As  a leader, you have to focus on your star players. You need to make sure these players constantly feel like they’re growing within your company or they’ll get bored and you’ll lose them. You need to be a big part of their career development. Show them that you care about where they’re headed.

Focusing on C players will only take you so far. If there’s little to no cultural fit, the best they’ll become is a C+ player. It’s a harsh reality, but often true.

Think of sports teams. What do they do with C-level talent? They don’t usually try to develop them. They usually trade them. Hopefully with someone who is a better fit.

Make Sure Employees are Striving (and Working) Towards a Goal

Bob knew that a goal-less team is like a ship without a rudder, aimlessly drifting. He began collaborating with each member, A and B alike, to set clear, ambitious, yet attainable goals.

Was it a managerial position they were eyeing? Bob plotted the course with them, mapping out what skills, training, and milestones were needed to get there. He set out a clear path within the organization.

Focus on Finding Fit During the Hiring Process

When bringing in new talent, prioritize how well they align with your company’s culture and values. A seamless fit means smoother integration and development. Misfits, no matter how skilled, can disrupt your team’s synergy and will likely find their way out sooner or later. Keep this in mind—it’s not just about filling a vacancy but about nurturing a vibrant, cohesive team.

What Do You Do With C Players?

There’s two types of C players – those who have the productivity but don’t quite gel with the company’s culture and those who aren’t productive in their role.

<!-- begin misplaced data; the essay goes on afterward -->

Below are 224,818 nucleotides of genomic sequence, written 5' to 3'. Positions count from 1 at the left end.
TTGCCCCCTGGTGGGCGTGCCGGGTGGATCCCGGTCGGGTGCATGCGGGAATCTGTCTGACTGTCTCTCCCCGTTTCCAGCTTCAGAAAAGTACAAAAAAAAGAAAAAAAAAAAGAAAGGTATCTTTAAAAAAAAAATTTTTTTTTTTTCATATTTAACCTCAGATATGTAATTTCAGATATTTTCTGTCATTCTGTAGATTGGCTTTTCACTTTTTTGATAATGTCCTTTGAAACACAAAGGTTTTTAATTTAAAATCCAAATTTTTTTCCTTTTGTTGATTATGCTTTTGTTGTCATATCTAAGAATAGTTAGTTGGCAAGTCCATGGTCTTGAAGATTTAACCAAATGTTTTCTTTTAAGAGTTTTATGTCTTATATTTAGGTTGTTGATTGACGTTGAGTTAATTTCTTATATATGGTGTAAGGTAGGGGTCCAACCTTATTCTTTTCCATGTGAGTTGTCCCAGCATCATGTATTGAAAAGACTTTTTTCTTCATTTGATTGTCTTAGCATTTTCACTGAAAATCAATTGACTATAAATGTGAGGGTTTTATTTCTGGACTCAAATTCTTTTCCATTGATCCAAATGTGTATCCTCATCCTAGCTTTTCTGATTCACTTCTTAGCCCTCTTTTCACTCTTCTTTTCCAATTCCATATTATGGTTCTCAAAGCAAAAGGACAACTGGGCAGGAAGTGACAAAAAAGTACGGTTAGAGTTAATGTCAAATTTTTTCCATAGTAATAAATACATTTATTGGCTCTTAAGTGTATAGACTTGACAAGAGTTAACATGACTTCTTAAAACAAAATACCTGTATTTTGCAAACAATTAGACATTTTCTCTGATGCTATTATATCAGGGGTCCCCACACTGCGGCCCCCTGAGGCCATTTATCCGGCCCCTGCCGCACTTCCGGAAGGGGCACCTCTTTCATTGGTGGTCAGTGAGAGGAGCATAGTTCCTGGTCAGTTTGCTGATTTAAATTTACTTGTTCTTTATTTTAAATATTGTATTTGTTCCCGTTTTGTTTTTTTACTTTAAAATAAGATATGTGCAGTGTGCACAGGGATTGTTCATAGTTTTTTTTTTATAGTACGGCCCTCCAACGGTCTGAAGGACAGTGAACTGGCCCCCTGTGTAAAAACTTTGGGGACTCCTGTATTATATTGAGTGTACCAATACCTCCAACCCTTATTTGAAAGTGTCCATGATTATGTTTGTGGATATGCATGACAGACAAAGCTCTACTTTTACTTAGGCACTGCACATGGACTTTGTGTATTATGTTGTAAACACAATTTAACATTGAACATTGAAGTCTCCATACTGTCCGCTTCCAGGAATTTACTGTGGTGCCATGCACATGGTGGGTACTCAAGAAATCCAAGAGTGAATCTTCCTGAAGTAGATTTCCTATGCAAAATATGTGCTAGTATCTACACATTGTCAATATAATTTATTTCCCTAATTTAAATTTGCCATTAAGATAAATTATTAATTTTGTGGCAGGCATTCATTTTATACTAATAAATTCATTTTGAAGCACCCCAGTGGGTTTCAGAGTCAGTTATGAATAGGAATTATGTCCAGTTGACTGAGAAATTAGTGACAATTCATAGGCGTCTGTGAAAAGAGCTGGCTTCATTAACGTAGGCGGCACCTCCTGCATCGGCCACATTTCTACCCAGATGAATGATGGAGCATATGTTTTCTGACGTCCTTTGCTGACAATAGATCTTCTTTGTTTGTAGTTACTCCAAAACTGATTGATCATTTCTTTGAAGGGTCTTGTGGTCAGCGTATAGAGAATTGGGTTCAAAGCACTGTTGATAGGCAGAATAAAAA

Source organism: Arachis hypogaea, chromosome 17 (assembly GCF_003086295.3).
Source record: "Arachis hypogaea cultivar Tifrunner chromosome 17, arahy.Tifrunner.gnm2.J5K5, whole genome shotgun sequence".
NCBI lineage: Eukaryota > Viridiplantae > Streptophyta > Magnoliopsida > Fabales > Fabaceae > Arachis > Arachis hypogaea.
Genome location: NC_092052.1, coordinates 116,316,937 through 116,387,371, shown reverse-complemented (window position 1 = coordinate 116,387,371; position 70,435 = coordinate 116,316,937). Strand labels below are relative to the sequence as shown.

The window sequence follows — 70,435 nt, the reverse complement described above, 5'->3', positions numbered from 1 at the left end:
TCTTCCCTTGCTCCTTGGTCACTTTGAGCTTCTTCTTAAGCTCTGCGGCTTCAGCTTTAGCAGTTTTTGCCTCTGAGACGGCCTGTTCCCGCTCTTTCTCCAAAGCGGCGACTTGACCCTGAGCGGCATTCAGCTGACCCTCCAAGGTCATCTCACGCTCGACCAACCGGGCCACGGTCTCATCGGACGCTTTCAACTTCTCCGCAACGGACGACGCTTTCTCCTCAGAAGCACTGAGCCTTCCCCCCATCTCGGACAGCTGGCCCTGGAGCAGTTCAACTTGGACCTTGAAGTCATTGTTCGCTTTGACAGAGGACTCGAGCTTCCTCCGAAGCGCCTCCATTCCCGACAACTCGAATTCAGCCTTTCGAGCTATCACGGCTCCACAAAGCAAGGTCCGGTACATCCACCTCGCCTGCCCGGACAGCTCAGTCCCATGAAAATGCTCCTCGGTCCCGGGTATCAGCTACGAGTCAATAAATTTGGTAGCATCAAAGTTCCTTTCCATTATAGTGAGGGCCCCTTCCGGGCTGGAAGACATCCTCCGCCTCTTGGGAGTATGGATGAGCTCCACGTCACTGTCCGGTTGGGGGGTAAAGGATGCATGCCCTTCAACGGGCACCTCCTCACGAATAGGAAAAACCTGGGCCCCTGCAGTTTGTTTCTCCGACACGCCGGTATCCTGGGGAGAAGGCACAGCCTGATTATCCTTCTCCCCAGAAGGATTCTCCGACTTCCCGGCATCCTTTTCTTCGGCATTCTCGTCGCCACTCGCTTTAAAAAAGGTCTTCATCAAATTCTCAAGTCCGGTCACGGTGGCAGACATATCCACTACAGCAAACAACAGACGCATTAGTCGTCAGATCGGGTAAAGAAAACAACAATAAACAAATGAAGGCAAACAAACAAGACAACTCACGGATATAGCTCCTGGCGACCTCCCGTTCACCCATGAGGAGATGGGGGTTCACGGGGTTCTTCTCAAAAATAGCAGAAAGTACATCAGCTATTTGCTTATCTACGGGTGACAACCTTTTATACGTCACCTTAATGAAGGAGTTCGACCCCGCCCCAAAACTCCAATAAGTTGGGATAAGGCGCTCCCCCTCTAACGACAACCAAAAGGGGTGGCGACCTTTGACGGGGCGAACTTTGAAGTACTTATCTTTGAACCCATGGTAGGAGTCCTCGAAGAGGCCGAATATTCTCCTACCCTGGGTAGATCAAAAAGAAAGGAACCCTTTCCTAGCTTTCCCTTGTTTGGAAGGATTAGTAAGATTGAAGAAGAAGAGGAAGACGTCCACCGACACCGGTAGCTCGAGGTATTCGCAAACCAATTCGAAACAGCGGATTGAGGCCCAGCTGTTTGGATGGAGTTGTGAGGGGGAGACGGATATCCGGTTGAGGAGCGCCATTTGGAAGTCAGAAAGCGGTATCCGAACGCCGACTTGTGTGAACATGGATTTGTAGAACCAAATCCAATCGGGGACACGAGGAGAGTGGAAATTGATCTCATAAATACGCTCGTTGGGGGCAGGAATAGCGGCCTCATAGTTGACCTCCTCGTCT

For those who don’t fit the culture, it’s essential to address the misalignment with transparency and empathy. 

As a leader committed to nurturing talent, you recognize that every individual has a place where they can shine. It’s not a matter of simply dismissing them for underperformance; it’s about guiding them toward a role or environment where their productivity is celebrated and their potential fully realized.

Let these team members know that while they may not fit perfectly into your company, their skills are valuable. By helping them transition to a place that aligns with their abilities and values, you’re not just offloading a misfit—you’re responsibly stewarding their career growth. 

In doing so, you affirm that your commitment to people extends beyond their contributions to your business—it’s about ensuring they find success, whether within your walls or beyond them.


Building your high performance team is a core element of building a great business.

On a quarterly basis, you should be reviewing your team using the talent assessment methodology (link to previous article) and coming up with:

  1. A plan to level up, coach, warn, release C players
  2. How you’re going to help your B’s and A’s make the next step in their development 

This is something we do with every team we work with.  The difference between a team with C’s and one with all B’s and A’s is incredible.  Think 3-5x.  

Ready to learn how to build a high performing team?  Let’s talk.

Mike Knapp


Mike has been helping businesses achieve their goals for more than 20 years. He believes there is a better way for business owners and leaders to build their businesses and achieve their big goals. As a Gravitas Impact Premium coach, he leverages the 7 Attributes of Agile Growth™ to simplify the art of strategy and discipline of execution.